The report, commissioned by the Britain Israel Communications and Research Centre (BICOM), found that on average, more than 80% of participants in peacebuilding initiatives said they trusted the other community more.
The report has recommended that the international community significantly increases its funding of peaceful coexistence projects, and urges the UK to join an International Fund for Israeli-Palestinian Peace, drawing parallels with the successful model of the International Fund for Ireland (IFI).
Endorsements for the report are wide-ranging, including from Israeli and Palestinian politicians.
At yesterday’s launch of the report in Parliament, former Communities and Local Government Minister Andrew Percy reflected on his own experience of coexistence projects while visiting Israel with CFI.
He referred to the work of Save a Child’s Heart (SACH), an Israeli charity bringing Israelis and Palestinians together through its work providing life-saving cardiac treatment for children in developing countries – the majority of over 4000 children treated are from Gaza and the West Bank.
Another project praised by Mr Percy was Middle East Entrepreneurs of Tomorrow (MEET), a “positive and optimistic” initiative that has brought together hundreds of Palestinians and Israelis through technology and entrepreneurship.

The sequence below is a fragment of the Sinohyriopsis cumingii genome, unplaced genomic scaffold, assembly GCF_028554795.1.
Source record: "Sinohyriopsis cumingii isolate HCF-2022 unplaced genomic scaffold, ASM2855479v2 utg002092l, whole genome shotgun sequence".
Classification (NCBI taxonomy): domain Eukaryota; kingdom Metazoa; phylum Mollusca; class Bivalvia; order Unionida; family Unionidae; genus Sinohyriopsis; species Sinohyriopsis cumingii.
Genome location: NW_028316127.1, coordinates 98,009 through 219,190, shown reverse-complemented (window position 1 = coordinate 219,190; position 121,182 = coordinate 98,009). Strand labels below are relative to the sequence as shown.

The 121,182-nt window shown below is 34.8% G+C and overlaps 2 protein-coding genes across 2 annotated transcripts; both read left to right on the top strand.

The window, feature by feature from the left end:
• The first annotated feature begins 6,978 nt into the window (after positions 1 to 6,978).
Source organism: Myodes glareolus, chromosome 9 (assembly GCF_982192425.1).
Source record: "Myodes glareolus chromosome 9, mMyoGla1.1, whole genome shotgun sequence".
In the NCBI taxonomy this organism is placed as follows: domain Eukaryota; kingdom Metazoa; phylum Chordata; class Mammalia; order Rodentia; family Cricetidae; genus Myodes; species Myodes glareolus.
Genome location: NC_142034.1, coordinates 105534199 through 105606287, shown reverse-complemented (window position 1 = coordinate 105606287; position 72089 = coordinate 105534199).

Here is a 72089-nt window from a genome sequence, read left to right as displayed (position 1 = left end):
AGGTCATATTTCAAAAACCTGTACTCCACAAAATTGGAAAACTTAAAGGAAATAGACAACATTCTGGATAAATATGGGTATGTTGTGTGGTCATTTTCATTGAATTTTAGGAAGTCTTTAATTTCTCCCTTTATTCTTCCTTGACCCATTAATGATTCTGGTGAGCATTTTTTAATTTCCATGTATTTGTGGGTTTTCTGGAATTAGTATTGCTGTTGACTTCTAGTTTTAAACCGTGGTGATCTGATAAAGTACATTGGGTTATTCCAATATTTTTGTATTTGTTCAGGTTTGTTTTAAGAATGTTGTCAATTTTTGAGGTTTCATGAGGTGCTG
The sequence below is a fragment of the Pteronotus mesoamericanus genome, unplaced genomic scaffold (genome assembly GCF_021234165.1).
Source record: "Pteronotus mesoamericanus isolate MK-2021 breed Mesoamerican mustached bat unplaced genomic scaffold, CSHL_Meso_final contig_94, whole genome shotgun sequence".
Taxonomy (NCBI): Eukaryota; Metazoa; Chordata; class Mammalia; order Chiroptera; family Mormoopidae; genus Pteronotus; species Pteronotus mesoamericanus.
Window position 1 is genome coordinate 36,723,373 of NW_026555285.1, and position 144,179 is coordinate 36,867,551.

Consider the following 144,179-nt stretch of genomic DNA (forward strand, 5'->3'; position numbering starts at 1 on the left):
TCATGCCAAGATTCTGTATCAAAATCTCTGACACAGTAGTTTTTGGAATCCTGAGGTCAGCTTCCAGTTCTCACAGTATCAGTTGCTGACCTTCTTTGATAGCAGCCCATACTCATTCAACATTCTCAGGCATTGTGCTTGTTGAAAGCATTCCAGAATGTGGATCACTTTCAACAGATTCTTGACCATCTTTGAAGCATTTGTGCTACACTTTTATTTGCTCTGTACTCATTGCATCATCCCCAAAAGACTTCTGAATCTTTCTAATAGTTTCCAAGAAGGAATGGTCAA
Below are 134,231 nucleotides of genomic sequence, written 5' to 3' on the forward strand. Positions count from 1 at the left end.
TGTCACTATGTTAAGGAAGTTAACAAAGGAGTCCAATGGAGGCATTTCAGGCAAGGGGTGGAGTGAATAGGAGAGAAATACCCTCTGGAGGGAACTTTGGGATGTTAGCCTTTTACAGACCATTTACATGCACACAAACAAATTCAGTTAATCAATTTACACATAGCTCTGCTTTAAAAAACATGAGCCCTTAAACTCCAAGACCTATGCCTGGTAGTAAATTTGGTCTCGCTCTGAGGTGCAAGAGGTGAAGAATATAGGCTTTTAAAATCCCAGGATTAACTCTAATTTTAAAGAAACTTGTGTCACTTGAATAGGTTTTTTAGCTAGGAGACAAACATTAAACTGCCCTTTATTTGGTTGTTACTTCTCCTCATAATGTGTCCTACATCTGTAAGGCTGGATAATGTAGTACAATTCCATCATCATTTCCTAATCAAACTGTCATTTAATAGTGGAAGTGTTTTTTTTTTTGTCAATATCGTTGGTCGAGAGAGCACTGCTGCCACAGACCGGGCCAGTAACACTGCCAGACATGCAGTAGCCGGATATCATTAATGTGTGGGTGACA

The Conservative MP for Brigg and Goole underlined his support for the report’s recommendations, confirming that International Development Secretary Rt. Hon. Priti Patel MP is “personally committed” to peacebuilding between Israelis and Palestinians.
Mr Percy made clear, however, that we “won’t get the maximum return on our coexistence investment” if “division and hate is reinforced” within Palestinian society.
He said that it is very hard for the Palestinians to argue that they support coexistence while the Palestinian Authority (PA) continues to pay the salaries of terrorists – last year spending £254 million on the practice.
Expressing his surprise that a PLO official had endorsed the BICOM report, the Conservative MP said that there are barriers “on both sides of the debate”, in both Israel and amongst the Palestinians.
Mr Percy concluded by referencing recent polling which shows that less than half of Palestinians favour a two-state solution, a 4% decrease than last year when 51% of Palestinians supported a two-state solution.
This statistic, Mr Percy said, shows how urgent the need for coexistence funding is, “now more than ever before”.
Read the full BICOM report here.